Challenge Grant: Our Boosters will match donations up to $45,000. We have $36,774 to go. Please donate!
Click here to advertise on CatholicCulture.org

your witness

By Diogenes (articles ) | Mar 07, 2008

Today is the memorial of Saints Felicity and Perpetua, martyred in Carthage on March 7, A.D. 203, in the reign of the emperor Septimius Severus. This detail in the Catholic Encyclopedia article is interesting:

Felicitas, who at the time of her incarceration was with child (in the eighth month), was apprehensive that she would not be permitted to suffer martyrdom at the same time as the others, since the law forbade the execution of pregnant women.

If it's true that the law of pagan Rome forbade the execution of pregnant women, it points to a recognition, however incomplete, that her child had a value distinct from that of its mother and was worthy of protection. Would NARAL and NOW, I wonder, be prepared to take a position contrary to that of Roman law -- viz., that pregnancy should not delay an execution in states with capital punishment -- on the grounds that there exists no moral entity distinct from the condemned woman to be taken into consideration?

An appeal from our founder, Dr. Jeffrey Mirus:

Dear reader: If you found the information on this page helpful in your pursuit of a better Catholic life, please support our work with a donation. Your donation will help us reach seven million Truth-seeking readers worldwide this year. Thank you!

Our Fall Campaign
Progress toward our year-end goal ($125,153 to go):
$150,000.00 $24,847.05
83% 17%
Sound Off! CatholicCulture.org supporters weigh in.

All comments are moderated. To lighten our editing burden, only current donors are allowed to Sound Off. If you are a donor, log in to see the comment form; otherwise please support our work, and Sound Off!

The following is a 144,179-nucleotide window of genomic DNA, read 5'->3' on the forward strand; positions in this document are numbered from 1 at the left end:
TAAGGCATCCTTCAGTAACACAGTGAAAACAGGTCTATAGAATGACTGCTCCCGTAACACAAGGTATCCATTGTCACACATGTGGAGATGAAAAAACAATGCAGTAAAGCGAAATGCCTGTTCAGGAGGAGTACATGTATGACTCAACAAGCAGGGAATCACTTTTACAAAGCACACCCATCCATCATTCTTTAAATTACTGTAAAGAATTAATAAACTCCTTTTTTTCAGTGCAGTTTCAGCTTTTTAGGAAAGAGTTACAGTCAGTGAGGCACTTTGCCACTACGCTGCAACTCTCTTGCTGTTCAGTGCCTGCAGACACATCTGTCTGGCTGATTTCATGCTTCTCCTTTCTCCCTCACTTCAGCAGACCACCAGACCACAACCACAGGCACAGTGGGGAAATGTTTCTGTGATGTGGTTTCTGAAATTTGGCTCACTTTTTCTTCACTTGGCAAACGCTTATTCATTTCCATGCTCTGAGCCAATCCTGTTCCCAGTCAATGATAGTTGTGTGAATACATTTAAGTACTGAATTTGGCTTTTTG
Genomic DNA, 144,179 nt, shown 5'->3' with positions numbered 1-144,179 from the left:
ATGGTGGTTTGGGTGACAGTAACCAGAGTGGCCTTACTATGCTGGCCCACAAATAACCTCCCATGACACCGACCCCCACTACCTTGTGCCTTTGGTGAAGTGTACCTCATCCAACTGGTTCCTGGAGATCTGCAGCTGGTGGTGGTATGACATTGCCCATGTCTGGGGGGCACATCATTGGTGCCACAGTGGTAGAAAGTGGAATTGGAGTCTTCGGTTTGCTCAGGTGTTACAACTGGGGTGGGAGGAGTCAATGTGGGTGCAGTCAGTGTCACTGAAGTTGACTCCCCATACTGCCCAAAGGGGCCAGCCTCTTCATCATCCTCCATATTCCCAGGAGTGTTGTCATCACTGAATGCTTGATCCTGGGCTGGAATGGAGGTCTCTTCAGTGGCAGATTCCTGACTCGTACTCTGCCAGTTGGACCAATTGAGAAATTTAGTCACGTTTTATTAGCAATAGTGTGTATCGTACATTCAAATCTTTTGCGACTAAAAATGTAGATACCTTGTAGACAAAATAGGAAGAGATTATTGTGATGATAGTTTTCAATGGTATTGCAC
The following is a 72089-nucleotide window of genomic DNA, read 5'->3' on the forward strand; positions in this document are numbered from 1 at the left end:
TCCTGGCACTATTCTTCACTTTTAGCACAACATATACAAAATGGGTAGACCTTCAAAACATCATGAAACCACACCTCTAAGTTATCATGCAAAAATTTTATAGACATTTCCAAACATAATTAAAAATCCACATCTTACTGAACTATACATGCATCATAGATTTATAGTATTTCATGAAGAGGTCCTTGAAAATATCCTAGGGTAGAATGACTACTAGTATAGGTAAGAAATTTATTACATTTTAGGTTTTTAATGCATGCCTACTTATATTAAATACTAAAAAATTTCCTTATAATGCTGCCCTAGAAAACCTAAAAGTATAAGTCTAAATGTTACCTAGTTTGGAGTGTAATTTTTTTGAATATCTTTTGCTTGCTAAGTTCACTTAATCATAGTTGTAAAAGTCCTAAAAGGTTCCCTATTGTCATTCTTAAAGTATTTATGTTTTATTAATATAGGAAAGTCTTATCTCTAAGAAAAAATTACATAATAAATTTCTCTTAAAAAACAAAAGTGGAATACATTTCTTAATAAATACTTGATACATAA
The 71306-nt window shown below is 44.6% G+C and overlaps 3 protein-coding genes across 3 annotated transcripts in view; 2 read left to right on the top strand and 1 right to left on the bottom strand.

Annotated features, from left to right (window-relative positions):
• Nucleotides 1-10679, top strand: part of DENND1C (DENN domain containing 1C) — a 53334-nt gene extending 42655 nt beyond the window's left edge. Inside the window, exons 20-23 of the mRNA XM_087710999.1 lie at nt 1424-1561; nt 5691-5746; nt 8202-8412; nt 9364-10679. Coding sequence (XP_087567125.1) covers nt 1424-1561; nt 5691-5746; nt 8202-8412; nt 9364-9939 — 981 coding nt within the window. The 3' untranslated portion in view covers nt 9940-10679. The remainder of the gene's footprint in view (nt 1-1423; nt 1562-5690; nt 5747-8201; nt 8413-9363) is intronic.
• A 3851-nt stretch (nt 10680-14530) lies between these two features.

Show 2 Comments? (Hidden)Hide Comments
  • Posted by: - Mar. 07, 2008 11:27 AM ET USA

    Romans had some meager regard for children and gave the father of the woman-to-be executed a chance to receive his progeny. But, if at birth, the *father* of Felicitas' child decided he did not want the baby, then the midwife was bound by law to turn the newborn head down into a bucket of water and drown it. Compassion and mercy to the weakest and most innocent in ancient Rome, as today, was as often as not dictated by 'choice' - just not the mother's.

  • Posted by: - Mar. 07, 2008 9:47 AM ET USA

    Great point! Even pagan Rome had more compassion and respect for the children. i would hazard a guess that the Romans did not belong to the Democrat party.

Fall 2014 Campaign
Subscribe for free
Shop Amazon
Click here to advertise on CatholicCulture.org

Recent Catholic Commentary

The Church Moves On, Slowly 15 hours ago
Is Cardinal Kasper losing his grip? 19 hours ago
The Pope is not the problem October 23
Do not confuse sacramental discipline and Catholic doctrine. October 23
Ignatius Press into the Breach: Trumping the Kasper Proposal October 22

Top Catholic News

Most Important Stories of the Last 30 Days
Key synod report calls for 'gradualism' in Church response to irregular family situations CWN - October 13
As synod concludes, bishops issue message, approve document; Pope weighs in CWN - October 20
Cardinal Parolin: UN must protect innocents from Islamic State CWN - September 30
Synod of Bishops opens with Mass in St. Peter’s Basilica CWN - October 6